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J Biol Chem. 2009 Apr 3;284(14):9596-611. doi: 10.1074/jbc.M807299200. Epub 2009 Jan 28.

Role of phosphorylation and basic residues in the catalytic domain of cytosolic phospholipase A2alpha in regulating interfacial kinetics and binding and cellular function.

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Program in Cell Biology, Department of Pediatrics, National Jewish Health, Denver, Colorado 80206, USA.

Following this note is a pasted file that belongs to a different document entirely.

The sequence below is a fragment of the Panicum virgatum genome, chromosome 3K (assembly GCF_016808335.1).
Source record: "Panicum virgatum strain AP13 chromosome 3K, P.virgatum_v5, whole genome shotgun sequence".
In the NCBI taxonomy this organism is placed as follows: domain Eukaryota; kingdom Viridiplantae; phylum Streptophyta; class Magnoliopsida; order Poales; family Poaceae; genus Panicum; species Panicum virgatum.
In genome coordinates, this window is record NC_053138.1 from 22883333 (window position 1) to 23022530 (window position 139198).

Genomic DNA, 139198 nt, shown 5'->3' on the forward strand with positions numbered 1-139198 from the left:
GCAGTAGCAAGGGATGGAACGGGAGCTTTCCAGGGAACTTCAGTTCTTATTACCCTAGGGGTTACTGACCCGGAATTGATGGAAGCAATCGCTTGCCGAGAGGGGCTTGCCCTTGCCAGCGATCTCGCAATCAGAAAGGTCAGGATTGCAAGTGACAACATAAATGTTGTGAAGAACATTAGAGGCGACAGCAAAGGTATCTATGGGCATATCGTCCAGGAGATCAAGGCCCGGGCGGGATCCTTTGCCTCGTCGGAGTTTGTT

Group IVA cytosolic phospholipase A(2) (cPLA(2)alpha) is regulated by phosphorylation and calcium-induced translocation to membranes. Immortalized mouse lung fibroblasts lacking endogenous cPLA(2)alpha (IMLF(-/-)) were reconstituted with wild type and cPLA(2)alpha mutants to investigate how calcium, phosphorylation, and the putative phosphatidylinositol 4,5-bisphosphate (PIP(2)) binding site regulate translocation and arachidonic acid (AA) release. Agonists that elicit distinct modes of calcium mobilization were used. Serum induced cPLA(2)alpha translocation to Golgi within seconds that temporally paralleled the initial calcium transient. However, the subsequent influx of extracellular calcium was essential for stable binding of cPLA(2)alpha to Golgi and AA release. In contrast, phorbol 12-myristate 13-acetate induced low amplitude calcium oscillations, slower translocation of cPLA(2)alpha to Golgi, and much less AA release, which were blocked by chelating extracellular calcium. AA release from IMLF(-/-) expressing phosphorylation site (S505A) and PIP(2) binding site (K488N/K543N/K544N) mutants was partially reduced compared with cells expressing wild type cPLA(2)alpha, but calcium-induced translocation was not impaired. Consistent with these results, Ser-505 phosphorylation did not change the calcium requirement for interfacial binding and catalysis in vitro but increased activity by 2-fold. Mutations in basic residues in the catalytic domain of cPLA(2)alpha reduced activation by PIP(2) but did not affect the concentration of calcium required for interfacial binding or phospholipid hydrolysis. The results demonstrate that Ser-505 phosphorylation and basic residues in the catalytic domain principally act to regulate cPLA(2)alpha hydrolytic activity.

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